In this essay, I will outline the main moral and intellectual considerations informing the resistance or anti-imperialist camp’s (known as mumanaists in Arabic) prioritization of confronting imperialism over other forms of domination.
The Violence in Syria is Misrepresented
Although supporters of the Syrian opposition often accuse this camp of being ready to countenance any type of violence, no matter how heinous, in the interests of the resistance priority, this accusation ignores the fact that the seeming consensus on the nature and scope of the violence in Syria is a purely manufactured one. Mumanaists do not view the current violence engulfing Syria as a dictatorial regime’s one-sided brutal suppression of peaceful protesters, as is commonly misrepresented in mainstream media, but rather, as a civil war by proxy that the Syrian army was dragged into as it sought to stamp out a US-NATO-GCC-backed armed insurrection.
As acknowledged by the BBC in its recent self-study on its coverage of the “Arab Spring”, “journalism is not an exercise in simply relaying raw and untreated facts to the audience…This cannot be done without some sort of framework – if you will, a “narrative” – and therefore the construction of such a narrative by journalists should not be treated as if it were a sin in itself.”
Writing on Syria in the Sunday Times, Peter McKay contends that “It’s not simply uprisings by ground-down peasants against tyrants who repress them. It’s about a transfer of power to rival clans and/or religious groups. About a continuation of the old US-Russia Cold War stand-off.” In a similar vein, the BBC’s world news editor, Jon Williams, has recently admitted in a blog post on Syria that “stories are never black and white - often shades of grey.”
But such admissions are the exception rather than the norm in a psych-ops campaign that is stage-managed by US-NATO-GCC information warlords to bring about a military victory for proxy forces. At the helm of this campaign are politically embedded journalists, political activists and human rights representatives who work in concert to ensure that all coverage of the Syrian crisis remains confined within a carefully guarded body of self-referential “evidence.”
The effectiveness of this information warfare in enlisting public opinion in support of military intervention is substantiated by the aforementioned BBC report: “No doubt these reports…helped stimulate empathy for the [Libyan] rebel cause among the British public, and thereby to facilitate, if not actually bring about the NATO intervention – as similar reports had done in northern Iraq as long ago as 1991.”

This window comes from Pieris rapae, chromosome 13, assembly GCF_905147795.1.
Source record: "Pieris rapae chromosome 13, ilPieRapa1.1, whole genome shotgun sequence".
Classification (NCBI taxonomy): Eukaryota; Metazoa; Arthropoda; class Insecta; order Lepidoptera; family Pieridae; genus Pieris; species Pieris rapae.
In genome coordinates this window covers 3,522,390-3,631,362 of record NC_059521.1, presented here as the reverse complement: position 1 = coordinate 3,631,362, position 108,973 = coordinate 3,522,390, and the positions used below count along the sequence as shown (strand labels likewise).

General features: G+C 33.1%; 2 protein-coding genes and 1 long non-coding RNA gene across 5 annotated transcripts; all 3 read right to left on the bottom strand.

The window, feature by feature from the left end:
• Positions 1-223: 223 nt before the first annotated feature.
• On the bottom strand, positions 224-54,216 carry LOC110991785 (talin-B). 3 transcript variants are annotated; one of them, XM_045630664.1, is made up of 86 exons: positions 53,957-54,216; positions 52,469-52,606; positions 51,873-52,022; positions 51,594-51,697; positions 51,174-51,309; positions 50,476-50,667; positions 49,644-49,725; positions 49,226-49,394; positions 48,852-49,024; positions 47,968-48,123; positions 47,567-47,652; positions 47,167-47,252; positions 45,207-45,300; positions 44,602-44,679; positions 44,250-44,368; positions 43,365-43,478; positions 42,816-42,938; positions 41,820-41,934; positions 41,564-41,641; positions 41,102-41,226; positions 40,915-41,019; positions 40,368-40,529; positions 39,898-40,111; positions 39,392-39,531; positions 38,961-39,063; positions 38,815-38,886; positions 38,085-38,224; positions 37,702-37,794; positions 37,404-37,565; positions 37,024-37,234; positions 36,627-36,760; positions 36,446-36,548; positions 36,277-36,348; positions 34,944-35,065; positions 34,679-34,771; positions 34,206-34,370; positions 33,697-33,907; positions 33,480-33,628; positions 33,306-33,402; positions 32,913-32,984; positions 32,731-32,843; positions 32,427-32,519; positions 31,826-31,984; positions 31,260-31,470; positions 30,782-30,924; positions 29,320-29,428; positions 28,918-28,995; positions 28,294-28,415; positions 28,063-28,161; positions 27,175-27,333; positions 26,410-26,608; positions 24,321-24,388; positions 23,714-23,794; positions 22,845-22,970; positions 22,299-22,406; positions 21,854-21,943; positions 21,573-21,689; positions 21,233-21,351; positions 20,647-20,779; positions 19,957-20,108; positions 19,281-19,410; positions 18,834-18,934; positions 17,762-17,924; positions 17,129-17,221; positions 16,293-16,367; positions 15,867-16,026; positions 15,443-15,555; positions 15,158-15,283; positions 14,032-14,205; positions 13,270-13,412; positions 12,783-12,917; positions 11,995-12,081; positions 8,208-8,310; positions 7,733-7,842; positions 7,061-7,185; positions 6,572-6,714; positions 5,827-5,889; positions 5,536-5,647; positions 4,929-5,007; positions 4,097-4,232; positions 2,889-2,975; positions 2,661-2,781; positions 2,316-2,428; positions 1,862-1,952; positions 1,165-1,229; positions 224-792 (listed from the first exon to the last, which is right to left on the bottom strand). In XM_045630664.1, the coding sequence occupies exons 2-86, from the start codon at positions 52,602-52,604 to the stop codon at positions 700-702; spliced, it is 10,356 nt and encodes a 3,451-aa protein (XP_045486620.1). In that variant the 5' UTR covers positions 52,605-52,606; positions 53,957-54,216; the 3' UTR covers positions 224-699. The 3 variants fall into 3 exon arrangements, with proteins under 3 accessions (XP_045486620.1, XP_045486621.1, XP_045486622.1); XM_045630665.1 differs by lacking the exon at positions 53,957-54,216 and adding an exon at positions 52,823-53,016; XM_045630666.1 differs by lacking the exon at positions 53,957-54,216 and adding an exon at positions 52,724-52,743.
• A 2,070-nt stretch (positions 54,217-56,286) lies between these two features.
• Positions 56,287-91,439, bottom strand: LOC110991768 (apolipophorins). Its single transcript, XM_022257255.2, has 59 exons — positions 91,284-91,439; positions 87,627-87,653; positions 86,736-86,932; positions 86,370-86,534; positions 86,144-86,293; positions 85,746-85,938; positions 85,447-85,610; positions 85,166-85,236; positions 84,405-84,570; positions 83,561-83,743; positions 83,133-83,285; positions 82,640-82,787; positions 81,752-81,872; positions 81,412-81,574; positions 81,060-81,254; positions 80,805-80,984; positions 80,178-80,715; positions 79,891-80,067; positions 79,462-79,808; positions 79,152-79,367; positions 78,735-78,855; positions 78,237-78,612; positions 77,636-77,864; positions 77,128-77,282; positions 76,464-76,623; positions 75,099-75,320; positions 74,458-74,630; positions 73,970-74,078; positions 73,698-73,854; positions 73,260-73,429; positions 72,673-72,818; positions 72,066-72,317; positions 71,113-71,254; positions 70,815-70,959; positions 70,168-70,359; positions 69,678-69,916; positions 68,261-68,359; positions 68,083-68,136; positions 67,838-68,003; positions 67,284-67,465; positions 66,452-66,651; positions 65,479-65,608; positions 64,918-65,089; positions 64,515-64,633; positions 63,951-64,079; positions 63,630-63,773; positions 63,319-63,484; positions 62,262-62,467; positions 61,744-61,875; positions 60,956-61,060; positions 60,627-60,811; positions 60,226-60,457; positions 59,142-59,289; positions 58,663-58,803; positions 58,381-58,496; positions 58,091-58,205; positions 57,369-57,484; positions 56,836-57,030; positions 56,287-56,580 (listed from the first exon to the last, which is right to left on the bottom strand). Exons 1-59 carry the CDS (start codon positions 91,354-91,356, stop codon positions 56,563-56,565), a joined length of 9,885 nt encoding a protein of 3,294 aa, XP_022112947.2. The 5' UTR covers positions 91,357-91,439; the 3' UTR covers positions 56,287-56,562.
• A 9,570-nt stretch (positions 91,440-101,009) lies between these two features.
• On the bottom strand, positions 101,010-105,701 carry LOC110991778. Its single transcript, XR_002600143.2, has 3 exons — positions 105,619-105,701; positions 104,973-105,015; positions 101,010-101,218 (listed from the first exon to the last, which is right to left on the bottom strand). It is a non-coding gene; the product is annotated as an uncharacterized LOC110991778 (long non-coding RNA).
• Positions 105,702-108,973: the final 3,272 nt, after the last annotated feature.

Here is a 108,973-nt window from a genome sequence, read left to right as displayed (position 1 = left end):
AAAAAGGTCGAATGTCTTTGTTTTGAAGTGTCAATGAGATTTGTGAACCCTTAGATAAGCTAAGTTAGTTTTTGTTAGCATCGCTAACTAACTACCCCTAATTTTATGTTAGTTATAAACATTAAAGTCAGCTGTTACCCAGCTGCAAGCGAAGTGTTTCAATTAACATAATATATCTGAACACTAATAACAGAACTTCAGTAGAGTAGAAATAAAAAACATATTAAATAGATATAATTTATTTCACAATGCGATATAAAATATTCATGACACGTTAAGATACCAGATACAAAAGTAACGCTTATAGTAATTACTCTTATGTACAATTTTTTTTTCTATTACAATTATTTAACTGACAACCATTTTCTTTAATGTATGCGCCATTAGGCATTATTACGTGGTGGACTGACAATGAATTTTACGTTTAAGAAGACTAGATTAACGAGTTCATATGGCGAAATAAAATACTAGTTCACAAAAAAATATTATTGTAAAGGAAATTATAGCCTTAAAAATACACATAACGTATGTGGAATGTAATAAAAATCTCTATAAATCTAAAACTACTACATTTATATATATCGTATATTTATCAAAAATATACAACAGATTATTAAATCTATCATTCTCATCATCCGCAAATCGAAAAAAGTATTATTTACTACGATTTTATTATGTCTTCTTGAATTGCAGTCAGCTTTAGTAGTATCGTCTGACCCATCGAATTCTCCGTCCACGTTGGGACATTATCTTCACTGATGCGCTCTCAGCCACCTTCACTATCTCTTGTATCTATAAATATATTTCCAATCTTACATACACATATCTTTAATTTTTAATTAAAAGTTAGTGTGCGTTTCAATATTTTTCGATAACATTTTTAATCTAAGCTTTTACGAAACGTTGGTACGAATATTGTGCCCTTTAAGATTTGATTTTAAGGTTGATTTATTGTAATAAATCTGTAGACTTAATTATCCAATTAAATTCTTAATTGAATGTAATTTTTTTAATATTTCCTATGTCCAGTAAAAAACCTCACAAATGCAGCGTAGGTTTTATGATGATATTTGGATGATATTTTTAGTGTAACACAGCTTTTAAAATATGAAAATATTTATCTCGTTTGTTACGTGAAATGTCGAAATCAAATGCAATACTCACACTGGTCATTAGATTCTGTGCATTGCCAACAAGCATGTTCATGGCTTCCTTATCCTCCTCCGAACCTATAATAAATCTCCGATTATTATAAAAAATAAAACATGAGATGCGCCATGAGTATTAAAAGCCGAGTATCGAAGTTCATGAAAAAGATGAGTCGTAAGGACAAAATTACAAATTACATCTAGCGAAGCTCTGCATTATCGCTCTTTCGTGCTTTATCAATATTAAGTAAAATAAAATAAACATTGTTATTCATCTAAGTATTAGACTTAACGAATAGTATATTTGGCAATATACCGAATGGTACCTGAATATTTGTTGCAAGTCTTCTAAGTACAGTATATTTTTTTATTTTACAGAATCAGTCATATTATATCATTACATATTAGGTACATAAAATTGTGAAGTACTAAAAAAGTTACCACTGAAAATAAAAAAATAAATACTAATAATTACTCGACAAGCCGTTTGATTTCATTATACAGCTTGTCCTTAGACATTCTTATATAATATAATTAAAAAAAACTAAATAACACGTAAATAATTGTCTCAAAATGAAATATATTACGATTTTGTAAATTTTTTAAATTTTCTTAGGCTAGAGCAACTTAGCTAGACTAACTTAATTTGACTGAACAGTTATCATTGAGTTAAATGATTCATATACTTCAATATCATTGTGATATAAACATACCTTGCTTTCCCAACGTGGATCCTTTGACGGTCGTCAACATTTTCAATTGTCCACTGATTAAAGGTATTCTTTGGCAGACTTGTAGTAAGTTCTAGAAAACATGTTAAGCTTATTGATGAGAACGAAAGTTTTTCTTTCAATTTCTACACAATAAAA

Imperialism Cannot Be Equated with Authoritarianism
The second premise guiding the resistance camp’s position on Syria is that imperialism cannot be equated either morally or politically with authoritarianism, let alone demoted to a secondary rank. By contrast, the liberal democratic impulse driving the “Arab Spring” has led some to declare the obsolescence of anti-imperialism as a unifying force in the region. Al-Jazeera commentator Lamis Andoni epitomizes this view with her assertion that “The old ‘wisdom’ of past revolutionaries that liberation from foreign domination precedes the struggle for democracy has fallen.” In the new Arab Spring vernacular, revolutionary struggle is no longer synonymous with resisting US-NATO interventions and Israeli aggression, but has come to mean confronting internal repression even when that confrontation benefits the Empire and its colonial outpost, Israel.
Furthermore, this new liberal political discourse and the preeminent status accorded to securing internal freedoms has served to effectively remove Palestine from the forefront of Arab concerns. In effect, Palestine has been relegated to just another Arab nation which is responsible for freeing itself from its own domestic, i.e. intra-Palestinian, authoritarian rulers, over and above its Israeli oppressors. The mumanaists’ response to this logic is multi-pronged.
“What happened in Palestine since 1947 has never happened before, in terms of the combination of the elements: brutality and racism of the occupier, the injustice of granting one peoples land to others, duration of this injustice, complicity and apathy of the civilized world as well as Palestinian people's will to resist all that against all odds.”
In the mumanaists’ conceptual hierarchy of oppression, imperialism and authoritarianism are situated in two entirely different levels of domination. This rank-ordering is not based on an ideological abstraction that is divorced from political reality or on the rhetorical value of anti-imperialist sentiment, but on immediate, practical concerns. Imperialism is not evil because it is practiced by the West, but because it harms people’s lives and interests. Empire kills; it kills vast amounts of people, whether it occupies countries directly or intervenes militarily, economically or politically, it is responsible for innumerable deaths, destruction and impoverishment of all those in its wake.
Furthermore, resistance intellectuals and activists maintain that there can be no progress or democracy in the Arab world so long as a colonial implant like Israel continues to exist in our midst, perpetually threatening our security. Viewed from this lens, liberating Palestine is the prerequisite for the democratization of the region.
“[it is] not just the blood of a man, the fate of a woman, the crushed bones of a child, or a piece of bread stolen from the mouth of a poor or hungry person. It is the issue of a people, a nation, a fate, holy places, history, and the future.”
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